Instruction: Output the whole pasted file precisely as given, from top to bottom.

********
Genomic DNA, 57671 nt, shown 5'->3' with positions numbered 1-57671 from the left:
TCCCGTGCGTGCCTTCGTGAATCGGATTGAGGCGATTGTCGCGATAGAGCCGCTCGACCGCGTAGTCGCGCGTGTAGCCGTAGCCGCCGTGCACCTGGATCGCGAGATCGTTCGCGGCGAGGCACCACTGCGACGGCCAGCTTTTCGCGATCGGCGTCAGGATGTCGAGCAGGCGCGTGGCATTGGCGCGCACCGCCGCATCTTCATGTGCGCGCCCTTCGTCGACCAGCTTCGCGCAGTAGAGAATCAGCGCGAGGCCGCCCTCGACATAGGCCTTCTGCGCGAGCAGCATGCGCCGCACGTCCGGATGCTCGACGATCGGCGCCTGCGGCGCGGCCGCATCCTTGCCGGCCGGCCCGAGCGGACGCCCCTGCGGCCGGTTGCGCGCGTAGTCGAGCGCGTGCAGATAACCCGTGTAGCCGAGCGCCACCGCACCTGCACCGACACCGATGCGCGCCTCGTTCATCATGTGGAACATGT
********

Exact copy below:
Genomic DNA, 57671 nt, shown 5'->3' with positions numbered 1-57671 from the left:
TCCCGTGCGTGCCTTCGTGAATCGGATTGAGGCGATTGTCGCGATAGAGCCGCTCGACCGCGTAGTCGCGCGTGTAGCCGTAGCCGCCGTGCACCTGGATCGCGAGATCGTTCGCGGCGAGGCACCACTGCGACGGCCAGCTTTTCGCGATCGGCGTCAGGATGTCGAGCAGGCGCGTGGCATTGGCGCGCACCGCCGCATCTTCATGTGCGCGCCCTTCGTCGACCAGCTTCGCGCAGTAGAGAATCAGCGCGAGGCCGCCCTCGACATAGGCCTTCTGCGCGAGCAGCATGCGCCGCACGTCCGGATGCTCGACGATCGGCGCCTGCGGCGCGGCCGCATCCTTGCCGGCCGGCCCGAGCGGACGCCCCTGCGGCCGGTTGCGCGCGTAGTCGAGCGCGTGCAGATAACCCGTGTAGCCGAGCGCCACCGCACCTGCACCGACACCGATGCGCGCCTCGTTCATCATGTGGAACATGT